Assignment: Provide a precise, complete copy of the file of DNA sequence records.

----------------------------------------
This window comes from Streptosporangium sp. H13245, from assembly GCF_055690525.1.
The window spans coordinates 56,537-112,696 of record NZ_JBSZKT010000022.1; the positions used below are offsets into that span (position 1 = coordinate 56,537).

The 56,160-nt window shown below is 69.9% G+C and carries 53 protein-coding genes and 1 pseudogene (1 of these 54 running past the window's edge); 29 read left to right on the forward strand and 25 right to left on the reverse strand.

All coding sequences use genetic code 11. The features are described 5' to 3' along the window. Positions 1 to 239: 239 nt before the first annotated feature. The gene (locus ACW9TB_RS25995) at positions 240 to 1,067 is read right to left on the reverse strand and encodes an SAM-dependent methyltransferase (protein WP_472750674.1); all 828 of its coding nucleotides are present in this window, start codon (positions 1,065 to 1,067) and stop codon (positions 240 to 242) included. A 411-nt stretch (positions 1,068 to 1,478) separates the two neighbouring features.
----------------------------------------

This window comes from Streptosporangium sp. H13245, from assembly GCF_055690525.1.
The window spans coordinates 56,537-112,696 of record NZ_JBSZKT010000022.1; the positions used below are offsets into that span (position 1 = coordinate 56,537).

The 56,160-nt window shown below is 69.9% G+C and carries 53 protein-coding genes and 1 pseudogene (1 of these 54 running past the window's edge); 29 read left to right on the forward strand and 25 right to left on the reverse strand.

All coding sequences use genetic code 11. The features are described 5' to 3' along the window. Positions 1 to 239: 239 nt before the first annotated feature. The gene (locus ACW9TB_RS25995) at positions 240 to 1,067 is read right to left on the reverse strand and encodes an SAM-dependent methyltransferase (protein WP_472750674.1); all 828 of its coding nucleotides are present in this window, start codon (positions 1,065 to 1,067) and stop codon (positions 240 to 242) included. A 411-nt stretch (positions 1,068 to 1,478) separates the two neighbouring features.